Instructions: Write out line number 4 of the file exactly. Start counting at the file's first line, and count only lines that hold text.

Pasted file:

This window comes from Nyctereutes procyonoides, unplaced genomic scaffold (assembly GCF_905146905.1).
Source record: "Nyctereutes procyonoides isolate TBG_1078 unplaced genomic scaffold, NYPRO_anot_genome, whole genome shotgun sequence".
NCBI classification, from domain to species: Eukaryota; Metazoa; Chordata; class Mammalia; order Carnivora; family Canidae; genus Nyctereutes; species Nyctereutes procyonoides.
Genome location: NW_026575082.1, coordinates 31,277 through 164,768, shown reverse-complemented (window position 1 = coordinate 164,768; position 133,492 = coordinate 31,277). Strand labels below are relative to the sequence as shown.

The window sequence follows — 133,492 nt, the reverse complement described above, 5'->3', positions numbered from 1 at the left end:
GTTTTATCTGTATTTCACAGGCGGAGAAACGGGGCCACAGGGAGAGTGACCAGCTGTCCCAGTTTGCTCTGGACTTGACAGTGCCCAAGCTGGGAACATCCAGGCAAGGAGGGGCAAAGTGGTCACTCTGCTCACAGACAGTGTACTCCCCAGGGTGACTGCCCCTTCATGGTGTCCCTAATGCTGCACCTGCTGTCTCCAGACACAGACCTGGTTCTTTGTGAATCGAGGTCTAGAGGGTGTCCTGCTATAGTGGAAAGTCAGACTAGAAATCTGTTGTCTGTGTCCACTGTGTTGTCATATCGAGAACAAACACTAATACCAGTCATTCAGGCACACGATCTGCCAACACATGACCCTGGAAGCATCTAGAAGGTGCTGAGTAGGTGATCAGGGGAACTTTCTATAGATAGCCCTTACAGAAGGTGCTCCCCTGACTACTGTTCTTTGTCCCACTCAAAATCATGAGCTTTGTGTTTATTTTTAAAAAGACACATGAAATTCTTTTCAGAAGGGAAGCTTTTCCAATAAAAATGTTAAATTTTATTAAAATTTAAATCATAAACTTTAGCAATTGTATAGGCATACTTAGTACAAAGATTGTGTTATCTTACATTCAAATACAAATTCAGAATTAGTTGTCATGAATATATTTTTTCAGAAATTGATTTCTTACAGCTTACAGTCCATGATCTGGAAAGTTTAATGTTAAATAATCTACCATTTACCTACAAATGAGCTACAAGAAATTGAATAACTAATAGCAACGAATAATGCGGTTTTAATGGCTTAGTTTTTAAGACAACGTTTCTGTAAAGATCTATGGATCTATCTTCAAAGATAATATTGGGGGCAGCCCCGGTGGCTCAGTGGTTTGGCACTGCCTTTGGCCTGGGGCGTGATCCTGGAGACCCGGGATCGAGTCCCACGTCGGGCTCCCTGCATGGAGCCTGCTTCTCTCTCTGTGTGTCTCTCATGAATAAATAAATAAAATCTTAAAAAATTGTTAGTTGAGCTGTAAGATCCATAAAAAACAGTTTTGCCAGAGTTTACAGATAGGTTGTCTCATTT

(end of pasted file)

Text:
Genome location: NW_026575082.1, coordinates 31,277 through 164,768, shown reverse-complemented (window position 1 = coordinate 164,768; position 133,492 = coordinate 31,277). Strand labels below are relative to the sequence as shown.